Some of the women accused by The Australian Financial Review yesterday of having campaigned against Mark Latham’s columns have described his resignation a “hollow victory”, saying the bigger issue had always been the Fin‘s willingness to publish abusive and highly personal defamatory attacks on women.
Former Labor opposition leader Mark Latham resigned as a columnist with the AFR on Sunday. According to a statement by the AFR, he left on his own terms — with editor-in-chief Michael Stutchbury singing his praises on the way out.
In an unbylined article published yesterday afternoon, Stutchbury was quoted as saying that while there were lines responsible newspapers should not cross, he valued and respected Latham’s contributions to the paper:
“Mark has been a provocative and highly readable columnist for the Financial Review. He has been both loved and hated by readers — sometimes by the same ones at different times. While I didn’t agree with everything Mark wrote, he has played a significant role in Australian public life and brought rare personal insight into his writing.”
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Latham has been a columnist for the AFR for eight years, and during that time he has also written for Spectator Australia and Crikey. Latham has always been a controversial writer, and has lately been taking on political feminism, which he views as a form of rent-seeking that does little to improve the lot of most Australians. But in recent months, his highly personal critiques of prominent feminists have had Fairfax fending off defamation writs.
Criticism of Latham reached fever pitch over the weekend after BuzzFeed revealed on Friday that a Twitter account linked to Latham’s email address had been sending personal abuse to prominent Australian women, including Australian of the Year Rosie Batty (disparaging her judgement in men) and transgender serving defence force member and cricket writer Catherine McGregor (referring to her as “he/she”). Both women have also been criticised in Latham’s columns.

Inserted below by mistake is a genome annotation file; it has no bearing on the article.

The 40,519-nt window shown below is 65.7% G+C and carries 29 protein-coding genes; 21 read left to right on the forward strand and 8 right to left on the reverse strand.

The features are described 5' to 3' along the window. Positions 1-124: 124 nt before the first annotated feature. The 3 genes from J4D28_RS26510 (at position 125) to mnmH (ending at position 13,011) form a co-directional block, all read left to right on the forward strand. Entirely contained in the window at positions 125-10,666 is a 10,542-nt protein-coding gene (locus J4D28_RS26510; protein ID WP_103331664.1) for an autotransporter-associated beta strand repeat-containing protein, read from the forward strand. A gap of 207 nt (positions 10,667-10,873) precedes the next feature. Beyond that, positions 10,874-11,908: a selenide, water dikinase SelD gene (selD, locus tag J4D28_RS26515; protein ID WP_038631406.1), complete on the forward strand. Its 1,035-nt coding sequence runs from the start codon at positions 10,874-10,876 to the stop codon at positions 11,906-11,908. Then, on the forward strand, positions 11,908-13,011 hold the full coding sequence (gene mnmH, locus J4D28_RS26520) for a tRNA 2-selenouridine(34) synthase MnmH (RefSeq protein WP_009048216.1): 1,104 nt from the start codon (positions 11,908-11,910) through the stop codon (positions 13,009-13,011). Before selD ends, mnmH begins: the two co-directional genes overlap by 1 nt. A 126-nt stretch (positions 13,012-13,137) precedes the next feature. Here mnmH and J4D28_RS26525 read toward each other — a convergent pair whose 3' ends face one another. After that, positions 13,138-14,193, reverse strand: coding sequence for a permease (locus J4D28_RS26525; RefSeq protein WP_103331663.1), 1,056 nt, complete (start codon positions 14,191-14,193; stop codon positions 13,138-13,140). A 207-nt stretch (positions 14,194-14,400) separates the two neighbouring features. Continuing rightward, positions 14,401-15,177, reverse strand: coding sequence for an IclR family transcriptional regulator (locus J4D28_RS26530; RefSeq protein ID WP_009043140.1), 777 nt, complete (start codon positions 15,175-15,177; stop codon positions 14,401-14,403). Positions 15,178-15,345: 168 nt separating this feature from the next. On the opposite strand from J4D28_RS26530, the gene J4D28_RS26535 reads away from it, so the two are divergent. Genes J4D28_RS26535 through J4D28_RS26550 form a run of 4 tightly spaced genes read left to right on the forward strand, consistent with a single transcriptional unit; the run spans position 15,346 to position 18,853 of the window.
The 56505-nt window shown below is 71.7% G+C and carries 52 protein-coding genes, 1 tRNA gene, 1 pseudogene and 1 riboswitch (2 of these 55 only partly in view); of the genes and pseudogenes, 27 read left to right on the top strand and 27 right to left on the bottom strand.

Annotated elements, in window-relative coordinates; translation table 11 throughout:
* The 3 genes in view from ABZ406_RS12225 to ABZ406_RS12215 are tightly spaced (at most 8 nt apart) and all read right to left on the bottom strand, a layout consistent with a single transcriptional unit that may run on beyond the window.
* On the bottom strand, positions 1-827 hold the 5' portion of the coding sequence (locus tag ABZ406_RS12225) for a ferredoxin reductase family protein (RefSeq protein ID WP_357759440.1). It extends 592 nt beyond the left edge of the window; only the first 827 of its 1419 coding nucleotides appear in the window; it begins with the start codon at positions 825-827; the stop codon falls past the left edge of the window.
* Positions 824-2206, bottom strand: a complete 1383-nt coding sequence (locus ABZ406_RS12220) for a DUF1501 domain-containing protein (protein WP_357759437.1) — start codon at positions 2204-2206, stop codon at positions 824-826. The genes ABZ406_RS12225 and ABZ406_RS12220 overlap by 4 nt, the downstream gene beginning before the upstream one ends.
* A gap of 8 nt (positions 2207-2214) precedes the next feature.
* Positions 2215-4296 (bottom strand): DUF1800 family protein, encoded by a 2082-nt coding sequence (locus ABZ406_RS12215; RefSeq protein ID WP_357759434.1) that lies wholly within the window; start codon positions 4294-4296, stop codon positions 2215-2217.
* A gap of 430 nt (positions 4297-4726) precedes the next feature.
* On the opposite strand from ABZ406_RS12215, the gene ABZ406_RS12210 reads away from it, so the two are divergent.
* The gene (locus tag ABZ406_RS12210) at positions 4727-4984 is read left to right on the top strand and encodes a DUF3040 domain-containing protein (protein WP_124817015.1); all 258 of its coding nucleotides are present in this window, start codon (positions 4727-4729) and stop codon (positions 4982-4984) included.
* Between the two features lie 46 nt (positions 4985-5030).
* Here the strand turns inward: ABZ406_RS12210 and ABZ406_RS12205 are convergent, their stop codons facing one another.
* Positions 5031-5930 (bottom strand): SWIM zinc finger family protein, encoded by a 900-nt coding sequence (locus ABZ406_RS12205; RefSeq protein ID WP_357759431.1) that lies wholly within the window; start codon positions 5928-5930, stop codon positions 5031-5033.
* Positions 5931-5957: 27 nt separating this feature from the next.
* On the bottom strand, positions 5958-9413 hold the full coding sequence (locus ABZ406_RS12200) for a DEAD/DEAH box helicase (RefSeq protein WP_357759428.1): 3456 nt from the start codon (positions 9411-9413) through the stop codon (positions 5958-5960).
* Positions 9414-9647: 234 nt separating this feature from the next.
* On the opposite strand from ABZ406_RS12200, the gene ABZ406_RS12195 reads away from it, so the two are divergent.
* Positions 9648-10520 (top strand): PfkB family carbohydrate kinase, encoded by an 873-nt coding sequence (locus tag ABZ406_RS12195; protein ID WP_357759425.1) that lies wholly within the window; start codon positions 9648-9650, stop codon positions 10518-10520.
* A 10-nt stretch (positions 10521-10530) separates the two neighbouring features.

After McGregor complained of the abuse she’d been receiving from the account, BuzzFeed‘s new political editor Mark Di Stefano investigated and on Friday alleged that the account was operated by Latham himself. Yesterday, BuzzFeed used Twitter’s “find your friends” option to confirm the email address linked to the account is one Latham has put at the bottom of his columns on occasion.
Shortly after noon yesterday, the Twitter account claimed “Latho” has been “sacked” by Fairfax. “Poor Latho … has retired to Mt Hunter Lodge for a rump steak (medium-rare). Maintain The Page,” it posted. The tone is in keeping with many of the account’s recent tweets. While Stutchbury has dismissed “social media speculation” about Latham’s status, it’s worth noting that Latham has fuelled much of this speculation, seemingly leading journalists along a merry chase for much of the weekend.
Speaking to Crikey this morning, UTS journalism academic and Fairfax columnist Jenna Price said Latham was “not the only one at fault here”.